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Villa impressive against Lopez on ShoBox

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Villa impressive against Lopez on ShoBox

Dave Mandel/SHOWTIME

Villa impressive against Lopez on ShoBox

Friday night, undefeated prospect Ruben Villa stayed true to his calm and consistent style, recording a  resounding unanimous decision over Luis Alberto Lopez in his first main-event appearance on ShoBox: The New Generation from the Omega Products Events Center in Corona, Calif.

The judges’ scorecards read 98-92, 97-93 and 96-94 in the featherweight bout, although all three ShoBox commentators had Villa winning each round except the 10th round as well as many watching via social media, giving the final round to Lopez (17-2, 8 KOs) in a fight that saw nearly 1,400 punches thrown.

“I give myself a ‘C’ grade,” said Villa after the fight, making his second consecutive ShoBox appearance. “He was a tough opponent and had a real awkward style and wasn’t really a boxer. It took me a while to adjust to him and it was hard not to get frustrated.”

Taken the 10-round distance for the first time in his career, the 22-year-old Villa (16-0, 5 KOs) of Salinas, Calif., took the first two rounds to get used to the top-15 ranked contender Lopez’s awkward style before he began landing heavy body shots to dominate the third round.

In the seventh round, Villa out-jabbed Lopez and continued the onslaught of body punches in the ninth round, but was not able to get the knockout against the game Lopez.

“I agreed with the judges’ scorecards,” the two-time National Golden Gloves Amateur Champion Villa said. “I still got the unanimous decision win so I have no problem with that. I can take a whole lot from this fight tonight.”

Lopez was coming off an upset victory over Ray Ximenez in his U.S. debut in February but could not repeat the feat against the highly regarded Villa.

“I hit him with the better shots,” Lopez said after the fight. “I was consistently throwing and landing the power shots while he was just jabbing. I felt good. It’s a complicated to fight a lefty, but I thought I landed the punches that scored.”

In the co-feature, undefeated 21-year-old prospect Michael Dutchover (13-0, 10 KOs) made short work of late replacement Rosekie Cristobal (15-4, 11 KOs) of the Philippines, connecting on a right-left combination to Cristobal’s liver that sent him to both knees before being counted out by referee Zachary Young at 1:46 of the first round of a scheduled eight-round super lightweight contest. His attack to the body was resounding and was showing early on Cristobal, who was not ready for the onslaught by Dutchover making his Shobox debut.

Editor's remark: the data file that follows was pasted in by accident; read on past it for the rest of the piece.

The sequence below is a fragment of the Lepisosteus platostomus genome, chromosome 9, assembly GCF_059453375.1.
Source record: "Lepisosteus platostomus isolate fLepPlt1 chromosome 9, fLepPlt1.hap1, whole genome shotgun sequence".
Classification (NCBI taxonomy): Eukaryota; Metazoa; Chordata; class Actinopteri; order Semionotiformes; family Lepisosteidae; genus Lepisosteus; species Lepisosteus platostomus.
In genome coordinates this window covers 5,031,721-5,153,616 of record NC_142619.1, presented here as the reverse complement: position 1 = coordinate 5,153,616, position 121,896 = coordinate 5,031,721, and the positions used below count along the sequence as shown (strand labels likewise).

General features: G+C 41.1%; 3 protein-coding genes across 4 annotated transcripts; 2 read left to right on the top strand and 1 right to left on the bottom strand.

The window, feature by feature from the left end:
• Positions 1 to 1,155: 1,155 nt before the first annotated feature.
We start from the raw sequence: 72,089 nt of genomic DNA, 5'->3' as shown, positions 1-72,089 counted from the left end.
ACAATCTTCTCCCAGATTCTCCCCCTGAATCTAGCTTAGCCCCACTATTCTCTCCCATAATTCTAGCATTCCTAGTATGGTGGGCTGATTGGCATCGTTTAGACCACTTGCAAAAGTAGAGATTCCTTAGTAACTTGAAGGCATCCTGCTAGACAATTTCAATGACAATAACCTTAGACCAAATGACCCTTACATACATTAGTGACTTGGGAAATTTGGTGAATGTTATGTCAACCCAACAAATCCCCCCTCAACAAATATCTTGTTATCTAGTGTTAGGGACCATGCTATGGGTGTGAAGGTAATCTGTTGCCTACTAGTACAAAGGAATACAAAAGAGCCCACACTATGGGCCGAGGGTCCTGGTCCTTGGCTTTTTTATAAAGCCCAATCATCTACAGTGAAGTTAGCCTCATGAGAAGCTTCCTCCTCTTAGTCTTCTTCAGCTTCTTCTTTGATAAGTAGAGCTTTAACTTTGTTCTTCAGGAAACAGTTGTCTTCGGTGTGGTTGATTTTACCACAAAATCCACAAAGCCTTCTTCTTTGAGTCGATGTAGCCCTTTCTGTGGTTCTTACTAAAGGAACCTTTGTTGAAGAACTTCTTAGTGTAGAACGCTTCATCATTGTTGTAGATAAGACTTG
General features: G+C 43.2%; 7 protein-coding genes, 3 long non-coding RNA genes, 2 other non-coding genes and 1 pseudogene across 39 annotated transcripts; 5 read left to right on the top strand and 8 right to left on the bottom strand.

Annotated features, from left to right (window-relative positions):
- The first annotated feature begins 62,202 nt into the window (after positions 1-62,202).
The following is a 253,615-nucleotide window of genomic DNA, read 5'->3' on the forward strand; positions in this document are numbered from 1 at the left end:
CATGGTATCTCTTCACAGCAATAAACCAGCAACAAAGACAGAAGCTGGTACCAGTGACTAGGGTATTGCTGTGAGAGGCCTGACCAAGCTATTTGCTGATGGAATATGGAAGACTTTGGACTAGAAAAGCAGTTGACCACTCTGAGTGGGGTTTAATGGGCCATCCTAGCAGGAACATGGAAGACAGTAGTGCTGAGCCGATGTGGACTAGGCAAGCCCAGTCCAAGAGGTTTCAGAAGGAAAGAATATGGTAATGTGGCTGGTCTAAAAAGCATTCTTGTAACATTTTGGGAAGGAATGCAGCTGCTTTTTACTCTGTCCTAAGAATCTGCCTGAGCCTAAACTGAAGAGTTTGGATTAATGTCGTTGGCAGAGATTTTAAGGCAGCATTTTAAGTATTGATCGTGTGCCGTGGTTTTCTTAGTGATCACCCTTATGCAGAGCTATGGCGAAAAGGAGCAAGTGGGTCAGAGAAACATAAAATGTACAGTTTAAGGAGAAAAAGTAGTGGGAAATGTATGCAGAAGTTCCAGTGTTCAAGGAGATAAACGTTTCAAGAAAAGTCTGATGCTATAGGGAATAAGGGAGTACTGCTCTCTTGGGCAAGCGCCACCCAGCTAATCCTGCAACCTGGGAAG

“I have to be able to adjust,” said Dutchover, a runner-up at the 2016 National Golden Gloves and a bronze medalist in the 2016 Olympic qualifiers. “I was given a tall lefty on short notice due to the original opponent dropping out. Part of being a professional is being able to adapt. It’s nothing I haven’t seen before. I’ve seen pretty much every style through the amateurs and now during sparring sessions as a pro.”

Dutchover added: “I was patient and waited for the open shots. He wasn’t covering up the body so that was my target. The plan from the beginning was to break him down. I’m just happy I was able to end it early and give the fans something to talk about.”

In the opening bout of the tripleheader, undefeated bantamweight prospect Saul Sanchez (12-0, 7 KOs) recorded an eighth-round knockout against Brandon Benitez (14-2, 6 KOs) in an entertaining and all-action fight.

After an even first round, Sanchez and Benitez continued to trade shots over the first three rounds before Benitez’s legs began to betray him and he tired midway through the fourth, slowing the pace of the fight considerably. Sanchez, of North Hollywood, Calif., landed three huge punches that staggered Benitez as the fourth round came to a close, stoking the undefeated prospect with confidence as the fight reached progressed to the later rounds.

In the seventh round, Mexico’s Benitez suffered an injury over his right eye from a Sanchez punch, and referee Raul Caiz Jr. warned Benitez prior to the eight round to protect himself. At the start of the eighth round, a flush right hand by the 21-year-old Sanchez connected cleanly and Caiz Jr. stepped in and stopped the fight after just 18 seconds. The stoppage to some seemed a little quick, but looked like the right call on the replay.

“I felt strong throughout the fight,” Sanchez said. “Benitez was tough so I had to be careful and aggressive at the same time. I know I hurt him a handful of times, but I know I can do better. My conditioning was great. I was ready to go the distance.”

Sanchez out-landed the 21-year-old Benitez 145-94 overall and 123-78 in power connects while landing 42 percent of his power shots to Benitez’s 29 percent.

“I was responding well in every round,” said Benitez from Queretaro, Mexico. “I don’t know why the referee stopped it. I had a lot more left. I’m just disappointed I wasn’t allowed to finish the fight.”

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Marquis Johns is a unknown humorist and avid boxing fan. His love for the sweet science goes back to when matches were 15 rounds and has been covering fights since closed-circuit pay-per-views. Everybody has a plan until they get punched in the mouth is not only a quote by Mike Tyson, it's also a pretty good reminder to keep your guard up.

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